A hallmark of Montessori education is its hands-on approach to learning. Students work with specially designed materials, manipulating and investigating until they master the lesson inside. Beautifully crafted and begging to be touched, Montessori’s distinctive learning materials are displayed on open, easily accessible shelves. They are arranged (left to right, as we read in Western languages) in order of their sequence in the curriculum, from the simplest to the most complex.

Each material teaches a single skill or concept at a time—for example, the various “dressing frames” help early childhood students learn to button, zip, and tie; 3-dimensional grammar symbols help elementary students analyze sentence structure and style. And, built into many of the materials is a mechanism (“control of error”) for providing the student with some way of assessing her progress and correcting her mistakes, independent of the teacher.

The concrete materials provide passages to abstraction, and introduce concepts that become increasingly complex. As students progress, the teacher replaces some materials with others, ensuring the level of challenge continues to meet their needs.

 

The Uninterrupted Work Period Fosters Deep Concentration.

Children as young as three-years-old, after several months in a Montessori classroom, are able to choose their own work and focus on and finish their tasks. Through observation and experimentation, Maria Montessori discovered the importance of a two-and-a-half to three-hour uninterrupted work period. The last hour of a lengthy work period is usually when children are most likely to choose challenging work and concentrate deeply.

Montessori once observed a three-year-old repeat the knobbed cylinders activity 44 times. The girl's concentration did not waver when Montessori tested it, first picking up the girl in her chair and placing her (still in her chair) on top of her desk and then asking classmates to sing. When she stopped working of her own accord, "...she looked round with a satisfied air, almost as if waking from a refreshing nap." Montessori called this a "never-to-be-forgotten" discovery. (Spontaneous Activity in Education)

Freedom of choice with limits.

Maria Montessori understood that all children, indeed all people, have different strengths and interests. The Montessori Method offers children the “freedom of choice” in order to maximize the learning process through these individual differences. Some people misunderstand “freedom of choice” to mean that children just do whatever they please and/or there is no such thing as discipline in a Montessori classroom. This is actually far from accurate.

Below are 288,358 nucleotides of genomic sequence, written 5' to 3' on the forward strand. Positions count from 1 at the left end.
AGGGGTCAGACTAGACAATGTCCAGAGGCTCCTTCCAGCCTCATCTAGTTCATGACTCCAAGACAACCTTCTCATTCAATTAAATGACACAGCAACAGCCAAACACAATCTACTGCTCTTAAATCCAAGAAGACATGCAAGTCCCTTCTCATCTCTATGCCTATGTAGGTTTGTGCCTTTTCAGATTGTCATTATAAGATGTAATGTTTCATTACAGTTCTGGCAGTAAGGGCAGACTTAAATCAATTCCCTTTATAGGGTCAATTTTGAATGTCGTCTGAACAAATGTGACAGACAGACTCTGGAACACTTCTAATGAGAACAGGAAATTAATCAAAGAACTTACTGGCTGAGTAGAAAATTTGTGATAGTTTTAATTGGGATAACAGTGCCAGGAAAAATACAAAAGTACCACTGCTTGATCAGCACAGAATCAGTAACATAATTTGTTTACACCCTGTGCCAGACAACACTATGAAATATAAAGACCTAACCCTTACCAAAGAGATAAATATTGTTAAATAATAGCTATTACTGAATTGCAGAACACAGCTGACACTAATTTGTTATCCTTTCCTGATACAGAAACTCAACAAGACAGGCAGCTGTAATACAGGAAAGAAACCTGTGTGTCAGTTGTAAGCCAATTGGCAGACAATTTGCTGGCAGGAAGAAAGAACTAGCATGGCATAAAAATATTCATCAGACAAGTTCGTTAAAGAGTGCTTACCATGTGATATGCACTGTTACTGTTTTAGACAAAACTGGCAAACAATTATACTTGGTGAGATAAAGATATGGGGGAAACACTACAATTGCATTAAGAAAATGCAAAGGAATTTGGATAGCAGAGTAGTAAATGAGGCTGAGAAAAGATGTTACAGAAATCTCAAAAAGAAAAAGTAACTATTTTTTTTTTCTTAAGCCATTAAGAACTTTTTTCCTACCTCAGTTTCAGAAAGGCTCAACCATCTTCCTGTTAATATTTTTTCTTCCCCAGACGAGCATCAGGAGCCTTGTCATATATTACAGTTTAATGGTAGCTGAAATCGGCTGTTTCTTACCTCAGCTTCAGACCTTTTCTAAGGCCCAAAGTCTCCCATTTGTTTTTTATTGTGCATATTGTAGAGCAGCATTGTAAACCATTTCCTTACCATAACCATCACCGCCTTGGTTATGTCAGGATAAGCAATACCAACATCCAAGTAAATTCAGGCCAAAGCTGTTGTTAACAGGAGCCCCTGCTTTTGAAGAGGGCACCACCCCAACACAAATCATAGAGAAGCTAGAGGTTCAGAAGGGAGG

In the Montessori classroom, children are given the freedom to choose activities from a carefully prepared environment. This prepared environment is key! Through careful observation of the child, the classroom guides can provide the right activities for the child’s development.

Aesthetically pleasing and peaceful classroom design.

The design and flow of the Montessori classroom create a learning environment that accommodates choice. There are spaces suited to group activity, and areas where a student can settle in alone. Parts of the room are open and spacious, allowing a preschooler to lay out strands of beads for counting, or an elementary student to ponder a 10-foot-long Timeline of Life.

You won’t find the customary rows of school desks; children work at tables or on the floor, rolling out mats on which to work and define their work space. Nor are you likely to find walls papered with brightly colored images of cartoons and syndicated characters. Rather, you might see posters from a local museum, or framed photographs or paintings created by the students themselves.

There are well-defined spaces for each part of the curriculum, such as Language Arts, Math, and Culture. Each of these areas features shelves or display tables with a variety of inviting materials from which students can choose.

Montessori fosters a caring community.

The Montessori classroom radiates harmony and respect. Members address each other respectfully and in modulated tones. There are no raised voices; no rude or hurtful behavior. There is a busy hum of activity, yet also a profound respect for silence. Students show grace and courtesy, and an interest in the welfare of others. “Let me help!” is a common classroom refrain.

Students work together as stewards of their environment. They take turns caring for classroom pets and plants; do their part to maintain order, such as by returning materials to the shelves after use; and help keep outdoor spaces groomed and litter-free.

How to live within a community, to learn independently, to think constructively and creatively: These are the lessons of the Montessori classroom that remain with its students as they make their way in the world.

Information derived from American Montessori Society